I teach Advanced Placement Physics B. The course covers everything that would be covered in a college physics-mechanics, physics-electricity/magnetism and atomic physics courses. There are way too many topics to cover adequately in the limited time we have in a high school course.
The College Board, which runs the AP testing and AP programs, has been talking about changing the curriculum for some time and it looks like things are starting to change. AP Physics B is planned to be split into two courses, favoring depth over breadth. This is actually what multiple surveys, including one by the College Board, of college professors support. Less breadth, with more depth of understanding. (I can't find the survey reports, but I'm still looking).
I meet with my AP Physics class every other day for 90 minutes. This is not enough. I try to include as many labs and projects as I can, but it is hard when the AP test is just about problem solving and answering certain types of questions. I have to make sure I get through all of the topics before the start of May when the AP tests are held. I tend to do labs and projects after the test. I would love to have just half of the topics to cover because I could cover them in so much greater detail, have the students do better labs and more projects, and the students would have a greater understanding of the concepts. They could still qualify for skipping "Physics 101" or "102" instead of both. And, I've seen reports that more and more colleges are not allowing students to receive credit and skip classes because of AP test scores, so the test isn't as important.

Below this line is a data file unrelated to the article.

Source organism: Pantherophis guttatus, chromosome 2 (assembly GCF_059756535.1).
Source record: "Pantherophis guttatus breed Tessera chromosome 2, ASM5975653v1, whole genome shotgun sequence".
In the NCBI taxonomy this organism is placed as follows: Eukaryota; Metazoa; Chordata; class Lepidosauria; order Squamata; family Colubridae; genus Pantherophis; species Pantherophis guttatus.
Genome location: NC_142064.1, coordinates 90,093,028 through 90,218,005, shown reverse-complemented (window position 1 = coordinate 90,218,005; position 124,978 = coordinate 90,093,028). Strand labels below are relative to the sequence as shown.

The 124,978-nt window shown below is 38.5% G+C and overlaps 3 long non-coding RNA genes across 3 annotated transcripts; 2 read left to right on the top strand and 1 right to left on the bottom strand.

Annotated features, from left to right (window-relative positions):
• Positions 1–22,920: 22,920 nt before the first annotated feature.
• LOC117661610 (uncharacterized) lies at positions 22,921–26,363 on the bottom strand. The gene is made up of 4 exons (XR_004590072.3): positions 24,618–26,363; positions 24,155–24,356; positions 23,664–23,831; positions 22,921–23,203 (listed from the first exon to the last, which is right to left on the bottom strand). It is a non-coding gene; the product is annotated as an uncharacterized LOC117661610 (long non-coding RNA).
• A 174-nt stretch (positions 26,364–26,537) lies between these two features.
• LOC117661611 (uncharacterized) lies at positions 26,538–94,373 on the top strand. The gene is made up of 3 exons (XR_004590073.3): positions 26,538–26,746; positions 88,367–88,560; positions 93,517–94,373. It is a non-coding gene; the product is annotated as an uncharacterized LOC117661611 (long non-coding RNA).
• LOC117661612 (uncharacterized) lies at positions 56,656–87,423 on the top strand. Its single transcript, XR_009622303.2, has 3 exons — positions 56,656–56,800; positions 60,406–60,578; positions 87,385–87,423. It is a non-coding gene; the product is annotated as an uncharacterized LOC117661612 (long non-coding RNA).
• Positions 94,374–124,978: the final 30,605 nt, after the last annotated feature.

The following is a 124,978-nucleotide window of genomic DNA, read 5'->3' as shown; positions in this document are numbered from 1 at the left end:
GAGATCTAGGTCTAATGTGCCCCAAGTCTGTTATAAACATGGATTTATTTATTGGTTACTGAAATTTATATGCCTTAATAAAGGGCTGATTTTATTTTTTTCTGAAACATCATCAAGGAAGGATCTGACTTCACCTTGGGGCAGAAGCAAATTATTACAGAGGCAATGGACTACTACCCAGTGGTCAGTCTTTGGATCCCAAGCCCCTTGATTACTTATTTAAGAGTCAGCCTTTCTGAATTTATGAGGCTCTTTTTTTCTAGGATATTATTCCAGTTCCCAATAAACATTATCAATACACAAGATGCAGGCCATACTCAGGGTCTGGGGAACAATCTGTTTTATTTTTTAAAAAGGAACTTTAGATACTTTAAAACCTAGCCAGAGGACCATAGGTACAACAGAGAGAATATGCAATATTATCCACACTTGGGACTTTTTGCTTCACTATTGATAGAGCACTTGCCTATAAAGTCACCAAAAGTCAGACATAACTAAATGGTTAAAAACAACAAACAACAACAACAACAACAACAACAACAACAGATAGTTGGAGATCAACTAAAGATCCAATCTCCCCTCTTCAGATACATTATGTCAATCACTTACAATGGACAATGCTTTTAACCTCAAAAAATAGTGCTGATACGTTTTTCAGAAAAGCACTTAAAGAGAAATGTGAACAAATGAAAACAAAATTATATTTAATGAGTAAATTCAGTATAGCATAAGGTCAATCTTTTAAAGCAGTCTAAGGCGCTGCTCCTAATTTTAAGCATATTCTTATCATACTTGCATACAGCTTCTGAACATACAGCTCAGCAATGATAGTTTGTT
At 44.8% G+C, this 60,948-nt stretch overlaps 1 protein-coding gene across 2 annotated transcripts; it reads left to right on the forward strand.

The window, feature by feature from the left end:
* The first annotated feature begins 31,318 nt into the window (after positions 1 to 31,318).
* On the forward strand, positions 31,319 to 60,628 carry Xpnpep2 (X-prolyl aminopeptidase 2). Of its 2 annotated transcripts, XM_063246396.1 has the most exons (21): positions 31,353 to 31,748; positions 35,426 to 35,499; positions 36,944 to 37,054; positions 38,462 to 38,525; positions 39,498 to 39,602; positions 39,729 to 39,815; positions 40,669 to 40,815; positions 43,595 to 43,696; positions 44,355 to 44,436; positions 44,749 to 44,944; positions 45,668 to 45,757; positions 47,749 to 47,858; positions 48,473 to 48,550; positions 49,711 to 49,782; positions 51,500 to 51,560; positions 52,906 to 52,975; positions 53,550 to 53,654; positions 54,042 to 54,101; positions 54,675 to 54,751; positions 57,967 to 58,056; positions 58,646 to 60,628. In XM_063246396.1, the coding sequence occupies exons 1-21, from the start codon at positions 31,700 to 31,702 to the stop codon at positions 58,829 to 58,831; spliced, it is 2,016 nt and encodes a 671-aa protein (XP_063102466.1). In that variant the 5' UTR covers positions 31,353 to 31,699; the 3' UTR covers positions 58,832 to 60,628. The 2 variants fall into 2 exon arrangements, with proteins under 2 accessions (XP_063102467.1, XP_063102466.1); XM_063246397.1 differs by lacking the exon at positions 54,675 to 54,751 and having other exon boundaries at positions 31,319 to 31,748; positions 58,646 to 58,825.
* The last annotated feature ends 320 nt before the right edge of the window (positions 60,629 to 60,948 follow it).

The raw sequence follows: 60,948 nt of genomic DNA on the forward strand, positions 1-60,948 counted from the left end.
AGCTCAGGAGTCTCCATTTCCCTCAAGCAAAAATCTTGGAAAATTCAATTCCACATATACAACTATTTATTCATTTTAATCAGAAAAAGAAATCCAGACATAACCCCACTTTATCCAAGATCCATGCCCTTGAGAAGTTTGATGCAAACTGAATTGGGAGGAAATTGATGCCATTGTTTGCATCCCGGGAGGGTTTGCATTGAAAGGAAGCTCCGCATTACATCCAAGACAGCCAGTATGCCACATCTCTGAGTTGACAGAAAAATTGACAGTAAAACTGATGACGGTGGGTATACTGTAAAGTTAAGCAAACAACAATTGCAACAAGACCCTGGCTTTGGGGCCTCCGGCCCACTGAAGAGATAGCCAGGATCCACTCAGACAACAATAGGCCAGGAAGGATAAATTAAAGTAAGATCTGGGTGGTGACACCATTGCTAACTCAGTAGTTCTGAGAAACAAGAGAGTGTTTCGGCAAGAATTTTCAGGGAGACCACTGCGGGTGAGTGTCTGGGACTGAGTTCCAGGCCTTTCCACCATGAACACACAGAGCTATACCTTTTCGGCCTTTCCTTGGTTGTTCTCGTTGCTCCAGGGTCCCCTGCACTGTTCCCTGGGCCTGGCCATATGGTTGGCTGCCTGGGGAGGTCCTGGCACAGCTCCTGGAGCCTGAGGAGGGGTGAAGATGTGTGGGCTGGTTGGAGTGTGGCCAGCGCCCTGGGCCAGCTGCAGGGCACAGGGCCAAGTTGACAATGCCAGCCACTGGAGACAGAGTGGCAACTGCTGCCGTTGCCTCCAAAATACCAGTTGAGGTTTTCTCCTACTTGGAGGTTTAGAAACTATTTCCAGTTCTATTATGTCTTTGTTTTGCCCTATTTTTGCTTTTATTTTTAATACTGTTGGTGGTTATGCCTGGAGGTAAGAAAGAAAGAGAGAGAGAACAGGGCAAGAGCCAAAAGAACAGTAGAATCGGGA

I do believe that AP classes are a great way to expose students to college level work and curriculum and to help prepare them for college, but I think there have to be changes to the curriculum.
Here is a great summary of some of the issues and changes coming to the AP program from Jonathan Martin:
"Re-thinking AP: Thank Goodness, but will it be enough?"
Scott McLeod also comments on these changes:
"New Advanced Placement programs to focus more on critical thinking, less on regurgitation."
Here is the AP Programs site if you are interested in checking things out:
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